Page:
HIST 1083 Lecture 19: The French Revolution: The Road from Reform to Revolution

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5 Dec 2016
Department
Course
Professor
The French Revolution: The Road from Reform to Revolution
How did reform turn to Revolution?
Enlightenment thinkers were not Revolutionaries
Liberal Enlightenment ideals transformed into Revolutionary, Radicalism
Utopia
Tabula Rasa (Blank Slate)
“General Will” and “Spirit of the Revolution”
Three Estates
1st Estate: Clergy - 2nd Estate: Nobility - 3rd Estate Commoners
Not a class based system
Many poor nobles in the 2nd Estate
many rich bourgeoisie in the 3rd Estate
Economic growth of New Middle Class(3rd Estate) did not match their
weak political position
Trans-Estate Alliance
Lower clergy and nobles joined with the 3rd Estate (not peasants but Lawyers
and merchants) to form a formidable political force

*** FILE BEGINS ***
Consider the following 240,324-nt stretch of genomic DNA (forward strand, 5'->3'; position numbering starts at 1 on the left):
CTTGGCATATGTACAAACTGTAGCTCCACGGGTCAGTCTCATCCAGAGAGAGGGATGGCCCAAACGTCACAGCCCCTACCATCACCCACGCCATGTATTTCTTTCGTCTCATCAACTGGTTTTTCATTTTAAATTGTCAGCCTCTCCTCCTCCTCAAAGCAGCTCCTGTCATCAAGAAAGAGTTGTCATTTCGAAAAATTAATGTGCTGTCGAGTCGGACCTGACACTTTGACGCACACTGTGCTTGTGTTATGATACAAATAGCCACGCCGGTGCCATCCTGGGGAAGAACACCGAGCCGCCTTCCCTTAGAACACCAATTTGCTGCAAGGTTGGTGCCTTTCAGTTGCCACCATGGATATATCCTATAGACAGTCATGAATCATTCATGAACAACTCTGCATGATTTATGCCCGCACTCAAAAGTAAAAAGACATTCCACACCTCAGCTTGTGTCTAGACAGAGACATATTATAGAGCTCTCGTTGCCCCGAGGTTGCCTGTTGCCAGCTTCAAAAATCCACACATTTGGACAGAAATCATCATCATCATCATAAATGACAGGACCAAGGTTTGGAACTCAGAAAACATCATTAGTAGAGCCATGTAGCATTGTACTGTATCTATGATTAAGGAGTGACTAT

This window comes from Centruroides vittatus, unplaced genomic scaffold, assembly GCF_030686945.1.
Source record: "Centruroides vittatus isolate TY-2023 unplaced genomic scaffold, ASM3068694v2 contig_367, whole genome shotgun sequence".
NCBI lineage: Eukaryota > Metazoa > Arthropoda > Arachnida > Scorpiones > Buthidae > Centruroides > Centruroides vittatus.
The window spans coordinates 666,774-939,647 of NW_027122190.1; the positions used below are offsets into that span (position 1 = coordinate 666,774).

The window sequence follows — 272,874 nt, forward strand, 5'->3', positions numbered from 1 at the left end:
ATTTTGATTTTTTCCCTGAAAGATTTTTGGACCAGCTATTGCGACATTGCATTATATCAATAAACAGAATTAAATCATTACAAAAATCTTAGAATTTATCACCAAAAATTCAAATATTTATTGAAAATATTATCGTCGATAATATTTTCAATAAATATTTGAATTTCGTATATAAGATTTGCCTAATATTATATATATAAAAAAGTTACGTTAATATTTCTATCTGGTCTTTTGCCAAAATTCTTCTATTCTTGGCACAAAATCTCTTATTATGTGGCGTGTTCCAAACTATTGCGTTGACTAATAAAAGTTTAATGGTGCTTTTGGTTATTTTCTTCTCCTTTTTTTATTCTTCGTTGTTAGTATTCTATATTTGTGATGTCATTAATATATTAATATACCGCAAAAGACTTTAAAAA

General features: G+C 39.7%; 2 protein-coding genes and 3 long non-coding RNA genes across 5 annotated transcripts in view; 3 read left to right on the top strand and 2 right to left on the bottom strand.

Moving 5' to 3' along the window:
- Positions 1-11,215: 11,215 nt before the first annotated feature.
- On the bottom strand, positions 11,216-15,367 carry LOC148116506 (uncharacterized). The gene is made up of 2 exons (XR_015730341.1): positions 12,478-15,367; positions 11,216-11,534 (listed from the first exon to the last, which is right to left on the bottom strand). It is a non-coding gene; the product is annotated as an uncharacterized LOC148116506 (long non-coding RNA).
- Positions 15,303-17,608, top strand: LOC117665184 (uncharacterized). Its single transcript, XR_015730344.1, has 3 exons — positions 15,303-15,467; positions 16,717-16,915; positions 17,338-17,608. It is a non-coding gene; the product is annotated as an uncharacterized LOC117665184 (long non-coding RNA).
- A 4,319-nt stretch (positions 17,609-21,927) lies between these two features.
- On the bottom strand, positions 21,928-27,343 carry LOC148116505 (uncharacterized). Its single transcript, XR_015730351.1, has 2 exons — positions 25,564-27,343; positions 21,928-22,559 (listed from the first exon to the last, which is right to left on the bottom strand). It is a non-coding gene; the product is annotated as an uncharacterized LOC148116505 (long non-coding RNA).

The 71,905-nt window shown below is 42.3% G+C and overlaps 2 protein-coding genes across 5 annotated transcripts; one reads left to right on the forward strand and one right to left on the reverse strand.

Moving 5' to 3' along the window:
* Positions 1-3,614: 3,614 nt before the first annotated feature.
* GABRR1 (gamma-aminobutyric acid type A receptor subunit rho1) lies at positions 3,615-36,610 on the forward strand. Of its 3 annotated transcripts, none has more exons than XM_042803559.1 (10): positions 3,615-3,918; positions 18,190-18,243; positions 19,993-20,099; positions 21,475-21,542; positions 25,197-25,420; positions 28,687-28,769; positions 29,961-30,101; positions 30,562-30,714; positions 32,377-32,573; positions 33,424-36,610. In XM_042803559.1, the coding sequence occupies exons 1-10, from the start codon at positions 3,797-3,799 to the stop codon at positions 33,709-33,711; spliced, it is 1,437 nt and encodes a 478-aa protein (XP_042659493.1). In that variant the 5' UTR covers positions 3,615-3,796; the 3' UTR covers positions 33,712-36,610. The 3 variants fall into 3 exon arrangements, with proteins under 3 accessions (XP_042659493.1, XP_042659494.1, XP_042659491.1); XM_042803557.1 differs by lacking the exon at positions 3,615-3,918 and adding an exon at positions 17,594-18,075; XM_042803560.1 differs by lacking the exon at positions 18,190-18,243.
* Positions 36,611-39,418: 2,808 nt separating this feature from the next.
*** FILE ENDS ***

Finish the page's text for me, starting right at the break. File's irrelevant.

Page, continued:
What France Was..
The old regime
“Pariements”
Rococo
What France Would Become…(for a time)
Constitutional monarchy
National assembly
Neo-classicism
Not all that glitters is gold…
The long reigns of absolutist kings contrasted the rising tide of Enlightenment thought.
These monarchs left unbalanced budgets from wars and vast building projects
Louis XIV: numerous wars and the Palace of Versailles
Louis XV: Seven years War and loss of international colonies and prestige
Louis XVI: The American Revolution and subsequent debt crisis; the wars and expenses
resulted in the loss of international prestige and economic stability
Louis XVI
Grandson of Louis XV and Great, Great, Great Grandson of Louis XIV
Caught between Absolutist and Enlightenment ideals
Wished to be an “Enlightened” King
Actively supported the Americans in their WAr of Independence
Called for a convocation of Estates General in 1789, the first time the three Estates had
assembled since 1614
Marie Antoinette
Wife of King Louis XVI, originally from the Austrian Royal Family
Austria, despite prior intermarraige and alliances, was viewed largely as a rival and
potential threat to France
An easy and frequent target of scandelous and salacious rumors and gossip that turned
popular opinion against her
“Let them eat cake”
Marquis de Lafayette
Commander in the American Revolution
A member of the Convocation of the Estates-General in 1789
Declaration of the Rights of Man and Citizen and the influence of Thomas Jefferson
Became commander in chief of the National Guard
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